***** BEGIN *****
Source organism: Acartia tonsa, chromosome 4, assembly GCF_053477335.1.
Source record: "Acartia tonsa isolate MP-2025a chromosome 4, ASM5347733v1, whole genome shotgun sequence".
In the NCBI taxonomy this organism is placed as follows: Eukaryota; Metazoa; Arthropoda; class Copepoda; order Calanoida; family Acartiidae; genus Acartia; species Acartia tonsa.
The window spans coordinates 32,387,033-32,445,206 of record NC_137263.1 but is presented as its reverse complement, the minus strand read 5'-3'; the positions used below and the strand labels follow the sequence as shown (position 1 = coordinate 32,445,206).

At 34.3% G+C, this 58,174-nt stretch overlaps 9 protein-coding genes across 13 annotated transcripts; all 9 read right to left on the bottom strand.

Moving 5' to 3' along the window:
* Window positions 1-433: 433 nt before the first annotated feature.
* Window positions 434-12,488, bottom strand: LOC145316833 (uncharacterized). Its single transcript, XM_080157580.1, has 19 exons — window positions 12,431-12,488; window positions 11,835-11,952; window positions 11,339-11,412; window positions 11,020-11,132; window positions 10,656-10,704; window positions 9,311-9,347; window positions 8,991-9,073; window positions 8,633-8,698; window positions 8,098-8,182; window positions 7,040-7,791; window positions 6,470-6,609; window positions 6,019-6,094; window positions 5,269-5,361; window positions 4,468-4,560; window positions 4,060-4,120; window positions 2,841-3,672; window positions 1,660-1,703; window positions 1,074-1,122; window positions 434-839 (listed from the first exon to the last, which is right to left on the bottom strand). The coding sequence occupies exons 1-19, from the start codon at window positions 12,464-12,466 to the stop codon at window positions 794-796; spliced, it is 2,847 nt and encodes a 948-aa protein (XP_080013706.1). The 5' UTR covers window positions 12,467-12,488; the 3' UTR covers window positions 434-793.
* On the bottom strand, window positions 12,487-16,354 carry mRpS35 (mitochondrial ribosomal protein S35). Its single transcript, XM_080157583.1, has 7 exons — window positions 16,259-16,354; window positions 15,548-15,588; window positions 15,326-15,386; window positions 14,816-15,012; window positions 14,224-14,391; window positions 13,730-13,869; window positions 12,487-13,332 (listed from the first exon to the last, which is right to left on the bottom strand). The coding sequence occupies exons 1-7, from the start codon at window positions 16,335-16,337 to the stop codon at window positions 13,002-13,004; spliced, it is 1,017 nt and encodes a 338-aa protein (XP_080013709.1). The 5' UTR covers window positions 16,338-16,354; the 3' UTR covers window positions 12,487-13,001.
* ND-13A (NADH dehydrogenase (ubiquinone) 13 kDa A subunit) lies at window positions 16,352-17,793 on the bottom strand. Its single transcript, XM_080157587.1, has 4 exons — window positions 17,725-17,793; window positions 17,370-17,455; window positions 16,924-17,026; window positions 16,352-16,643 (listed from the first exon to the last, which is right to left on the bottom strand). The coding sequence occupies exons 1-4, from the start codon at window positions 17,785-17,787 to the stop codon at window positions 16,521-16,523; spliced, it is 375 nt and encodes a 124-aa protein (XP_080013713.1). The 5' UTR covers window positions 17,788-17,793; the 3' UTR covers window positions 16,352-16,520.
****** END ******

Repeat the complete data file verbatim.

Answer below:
Source organism: Acartia tonsa, chromosome 4, assembly GCF_053477335.1.
Source record: "Acartia tonsa isolate MP-2025a chromosome 4, ASM5347733v1, whole genome shotgun sequence".
In the NCBI taxonomy this organism is placed as follows: Eukaryota; Metazoa; Arthropoda; class Copepoda; order Calanoida; family Acartiidae; genus Acartia; species Acartia tonsa.
The window spans coordinates 32,387,033-32,445,206 of record NC_137263.1 but is presented as its reverse complement, the minus strand read 5'-3'; the positions used below and the strand labels follow the sequence as shown (position 1 = coordinate 32,445,206).

At 34.3% G+C, this 58,174-nt stretch overlaps 9 protein-coding genes across 13 annotated transcripts; all 9 read right to left on the bottom strand.

Moving 5' to 3' along the window:
* Window positions 1-433: 433 nt before the first annotated feature.
* Window positions 434-12,488, bottom strand: LOC145316833 (uncharacterized). Its single transcript, XM_080157580.1, has 19 exons — window positions 12,431-12,488; window positions 11,835-11,952; window positions 11,339-11,412; window positions 11,020-11,132; window positions 10,656-10,704; window positions 9,311-9,347; window positions 8,991-9,073; window positions 8,633-8,698; window positions 8,098-8,182; window positions 7,040-7,791; window positions 6,470-6,609; window positions 6,019-6,094; window positions 5,269-5,361; window positions 4,468-4,560; window positions 4,060-4,120; window positions 2,841-3,672; window positions 1,660-1,703; window positions 1,074-1,122; window positions 434-839 (listed from the first exon to the last, which is right to left on the bottom strand). The coding sequence occupies exons 1-19, from the start codon at window positions 12,464-12,466 to the stop codon at window positions 794-796; spliced, it is 2,847 nt and encodes a 948-aa protein (XP_080013706.1). The 5' UTR covers window positions 12,467-12,488; the 3' UTR covers window positions 434-793.
* On the bottom strand, window positions 12,487-16,354 carry mRpS35 (mitochondrial ribosomal protein S35). Its single transcript, XM_080157583.1, has 7 exons — window positions 16,259-16,354; window positions 15,548-15,588; window positions 15,326-15,386; window positions 14,816-15,012; window positions 14,224-14,391; window positions 13,730-13,869; window positions 12,487-13,332 (listed from the first exon to the last, which is right to left on the bottom strand). The coding sequence occupies exons 1-7, from the start codon at window positions 16,335-16,337 to the stop codon at window positions 13,002-13,004; spliced, it is 1,017 nt and encodes a 338-aa protein (XP_080013709.1). The 5' UTR covers window positions 16,338-16,354; the 3' UTR covers window positions 12,487-13,001.
* ND-13A (NADH dehydrogenase (ubiquinone) 13 kDa A subunit) lies at window positions 16,352-17,793 on the bottom strand. Its single transcript, XM_080157587.1, has 4 exons — window positions 17,725-17,793; window positions 17,370-17,455; window positions 16,924-17,026; window positions 16,352-16,643 (listed from the first exon to the last, which is right to left on the bottom strand). The coding sequence occupies exons 1-4, from the start codon at window positions 17,785-17,787 to the stop codon at window positions 16,521-16,523; spliced, it is 375 nt and encodes a 124-aa protein (XP_080013713.1). The 5' UTR covers window positions 17,788-17,793; the 3' UTR covers window positions 16,352-16,520.